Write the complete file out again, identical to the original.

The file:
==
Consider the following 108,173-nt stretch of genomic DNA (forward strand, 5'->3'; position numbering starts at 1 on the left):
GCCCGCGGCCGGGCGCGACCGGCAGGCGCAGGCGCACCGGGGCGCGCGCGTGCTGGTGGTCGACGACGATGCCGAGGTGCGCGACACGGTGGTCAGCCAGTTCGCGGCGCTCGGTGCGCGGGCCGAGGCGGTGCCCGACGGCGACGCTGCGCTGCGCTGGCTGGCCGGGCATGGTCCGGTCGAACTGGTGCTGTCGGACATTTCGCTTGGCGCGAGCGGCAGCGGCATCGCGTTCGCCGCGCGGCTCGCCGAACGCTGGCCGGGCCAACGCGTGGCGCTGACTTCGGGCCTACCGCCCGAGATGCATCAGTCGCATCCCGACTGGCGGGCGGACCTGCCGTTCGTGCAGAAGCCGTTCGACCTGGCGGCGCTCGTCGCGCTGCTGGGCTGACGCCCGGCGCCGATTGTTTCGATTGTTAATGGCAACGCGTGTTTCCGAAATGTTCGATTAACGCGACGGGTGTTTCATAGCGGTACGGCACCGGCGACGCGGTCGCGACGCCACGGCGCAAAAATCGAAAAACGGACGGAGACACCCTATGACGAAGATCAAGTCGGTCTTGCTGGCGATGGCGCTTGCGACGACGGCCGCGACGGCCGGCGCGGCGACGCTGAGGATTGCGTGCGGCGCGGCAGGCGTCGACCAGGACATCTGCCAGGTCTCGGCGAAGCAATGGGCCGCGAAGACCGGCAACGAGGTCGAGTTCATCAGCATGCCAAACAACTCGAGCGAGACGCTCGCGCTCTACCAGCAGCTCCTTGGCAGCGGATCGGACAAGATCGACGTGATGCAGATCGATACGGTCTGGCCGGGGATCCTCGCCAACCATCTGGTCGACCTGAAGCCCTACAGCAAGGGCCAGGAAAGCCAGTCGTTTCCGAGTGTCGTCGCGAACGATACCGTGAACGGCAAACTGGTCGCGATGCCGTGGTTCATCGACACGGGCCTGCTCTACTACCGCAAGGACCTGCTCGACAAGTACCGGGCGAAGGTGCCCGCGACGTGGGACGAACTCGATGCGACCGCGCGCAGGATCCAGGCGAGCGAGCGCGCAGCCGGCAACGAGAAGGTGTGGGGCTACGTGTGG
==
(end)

Consider the following 108,173-nt stretch of genomic DNA (forward strand, 5'->3'; position numbering starts at 1 on the left):
GCCCGCGGCCGGGCGCGACCGGCAGGCGCAGGCGCACCGGGGCGCGCGCGTGCTGGTGGTCGACGACGATGCCGAGGTGCGCGACACGGTGGTCAGCCAGTTCGCGGCGCTCGGTGCGCGGGCCGAGGCGGTGCCCGACGGCGACGCTGCGCTGCGCTGGCTGGCCGGGCATGGTCCGGTCGAACTGGTGCTGTCGGACATTTCGCTTGGCGCGAGCGGCAGCGGCATCGCGTTCGCCGCGCGGCTCGCCGAACGCTGGCCGGGCCAACGCGTGGCGCTGACTTCGGGCCTACCGCCCGAGATGCATCAGTCGCATCCCGACTGGCGGGCGGACCTGCCGTTCGTGCAGAAGCCGTTCGACCTGGCGGCGCTCGTCGCGCTGCTGGGCTGACGCCCGGCGCCGATTGTTTCGATTGTTAATGGCAACGCGTGTTTCCGAAATGTTCGATTAACGCGACGGGTGTTTCATAGCGGTACGGCACCGGCGACGCGGTCGCGACGCCACGGCGCAAAAATCGAAAAACGGACGGAGACACCCTATGACGAAGATCAAGTCGGTCTTGCTGGCGATGGCGCTTGCGACGACGGCCGCGACGGCCGGCGCGGCGACGCTGAGGATTGCGTGCGGCGCGGCAGGCGTCGACCAGGACATCTGCCAGGTCTCGGCGAAGCAATGGGCCGCGAAGACCGGCAACGAGGTCGAGTTCATCAGCATGCCAAACAACTCGAGCGAGACGCTCGCGCTCTACCAGCAGCTCCTTGGCAGCGGATCGGACAAGATCGACGTGATGCAGATCGATACGGTCTGGCCGGGGATCCTCGCCAACCATCTGGTCGACCTGAAGCCCTACAGCAAGGGCCAGGAAAGCCAGTCGTTTCCGAGTGTCGTCGCGAACGATACCGTGAACGGCAAACTGGTCGCGATGCCGTGGTTCATCGACACGGGCCTGCTCTACTACCGCAAGGACCTGCTCGACAAGTACCGGGCGAAGGTGCCCGCGACGTGGGACGAACTCGATGCGACCGCGCGCAGGATCCAGGCGAGCGAGCGCGCAGCCGGCAACGAGAAGGTGTGGGGCTACGTGTGG